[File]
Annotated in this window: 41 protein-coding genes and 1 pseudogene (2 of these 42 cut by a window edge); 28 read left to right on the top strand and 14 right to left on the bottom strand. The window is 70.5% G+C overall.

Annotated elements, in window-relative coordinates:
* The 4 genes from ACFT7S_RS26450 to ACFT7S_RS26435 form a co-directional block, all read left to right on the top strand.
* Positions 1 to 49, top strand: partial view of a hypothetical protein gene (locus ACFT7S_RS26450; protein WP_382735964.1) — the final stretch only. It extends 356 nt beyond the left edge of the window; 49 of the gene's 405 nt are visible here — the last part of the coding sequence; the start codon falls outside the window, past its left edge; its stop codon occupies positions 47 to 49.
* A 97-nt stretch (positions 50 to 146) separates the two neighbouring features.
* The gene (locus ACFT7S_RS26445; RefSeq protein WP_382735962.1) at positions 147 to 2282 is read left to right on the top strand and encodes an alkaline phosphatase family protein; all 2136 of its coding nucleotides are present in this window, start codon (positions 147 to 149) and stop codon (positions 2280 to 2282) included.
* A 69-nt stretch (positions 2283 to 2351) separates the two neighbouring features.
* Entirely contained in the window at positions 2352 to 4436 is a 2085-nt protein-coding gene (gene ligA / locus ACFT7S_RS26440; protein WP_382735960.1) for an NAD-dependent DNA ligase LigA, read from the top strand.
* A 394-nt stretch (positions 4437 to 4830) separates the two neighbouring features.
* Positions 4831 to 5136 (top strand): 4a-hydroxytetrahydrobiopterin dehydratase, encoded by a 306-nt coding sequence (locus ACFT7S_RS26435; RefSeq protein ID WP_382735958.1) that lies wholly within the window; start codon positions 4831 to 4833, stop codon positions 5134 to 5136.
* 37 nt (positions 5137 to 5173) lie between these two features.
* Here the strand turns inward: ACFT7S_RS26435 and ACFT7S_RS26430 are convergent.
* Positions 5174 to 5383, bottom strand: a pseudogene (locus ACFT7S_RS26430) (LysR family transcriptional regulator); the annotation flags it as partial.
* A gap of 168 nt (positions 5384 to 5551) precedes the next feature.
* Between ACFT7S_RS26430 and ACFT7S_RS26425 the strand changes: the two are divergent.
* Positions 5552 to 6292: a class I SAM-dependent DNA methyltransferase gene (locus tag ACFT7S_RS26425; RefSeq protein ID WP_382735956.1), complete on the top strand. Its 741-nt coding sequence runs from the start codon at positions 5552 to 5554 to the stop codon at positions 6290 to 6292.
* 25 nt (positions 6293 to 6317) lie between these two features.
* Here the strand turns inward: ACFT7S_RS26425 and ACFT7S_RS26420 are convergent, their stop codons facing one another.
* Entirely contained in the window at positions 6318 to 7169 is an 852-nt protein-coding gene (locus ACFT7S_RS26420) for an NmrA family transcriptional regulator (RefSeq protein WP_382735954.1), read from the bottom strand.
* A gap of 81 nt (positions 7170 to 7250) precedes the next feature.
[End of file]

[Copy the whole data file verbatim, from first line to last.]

Annotated in this window: 41 protein-coding genes and 1 pseudogene (2 of these 42 cut by a window edge); 28 read left to right on the top strand and 14 right to left on the bottom strand. The window is 70.5% G+C overall.

Annotated elements, in window-relative coordinates:
* The 4 genes from ACFT7S_RS26450 to ACFT7S_RS26435 form a co-directional block, all read left to right on the top strand.
* Positions 1 to 49, top strand: partial view of a hypothetical protein gene (locus ACFT7S_RS26450; protein WP_382735964.1) — the final stretch only. It extends 356 nt beyond the left edge of the window; 49 of the gene's 405 nt are visible here — the last part of the coding sequence; the start codon falls outside the window, past its left edge; its stop codon occupies positions 47 to 49.
* A 97-nt stretch (positions 50 to 146) separates the two neighbouring features.
* The gene (locus ACFT7S_RS26445; RefSeq protein WP_382735962.1) at positions 147 to 2282 is read left to right on the top strand and encodes an alkaline phosphatase family protein; all 2136 of its coding nucleotides are present in this window, start codon (positions 147 to 149) and stop codon (positions 2280 to 2282) included.
* A 69-nt stretch (positions 2283 to 2351) separates the two neighbouring features.
* Entirely contained in the window at positions 2352 to 4436 is a 2085-nt protein-coding gene (gene ligA / locus ACFT7S_RS26440; protein WP_382735960.1) for an NAD-dependent DNA ligase LigA, read from the top strand.
* A 394-nt stretch (positions 4437 to 4830) separates the two neighbouring features.
* Positions 4831 to 5136 (top strand): 4a-hydroxytetrahydrobiopterin dehydratase, encoded by a 306-nt coding sequence (locus ACFT7S_RS26435; RefSeq protein ID WP_382735958.1) that lies wholly within the window; start codon positions 4831 to 4833, stop codon positions 5134 to 5136.
* 37 nt (positions 5137 to 5173) lie between these two features.
* Here the strand turns inward: ACFT7S_RS26435 and ACFT7S_RS26430 are convergent.
* Positions 5174 to 5383, bottom strand: a pseudogene (locus ACFT7S_RS26430) (LysR family transcriptional regulator); the annotation flags it as partial.
* A gap of 168 nt (positions 5384 to 5551) precedes the next feature.
* Between ACFT7S_RS26430 and ACFT7S_RS26425 the strand changes: the two are divergent.
* Positions 5552 to 6292: a class I SAM-dependent DNA methyltransferase gene (locus tag ACFT7S_RS26425; RefSeq protein ID WP_382735956.1), complete on the top strand. Its 741-nt coding sequence runs from the start codon at positions 5552 to 5554 to the stop codon at positions 6290 to 6292.
* 25 nt (positions 6293 to 6317) lie between these two features.
* Here the strand turns inward: ACFT7S_RS26425 and ACFT7S_RS26420 are convergent, their stop codons facing one another.
* Entirely contained in the window at positions 6318 to 7169 is an 852-nt protein-coding gene (locus ACFT7S_RS26420) for an NmrA family transcriptional regulator (RefSeq protein WP_382735954.1), read from the bottom strand.
* A gap of 81 nt (positions 7170 to 7250) precedes the next feature.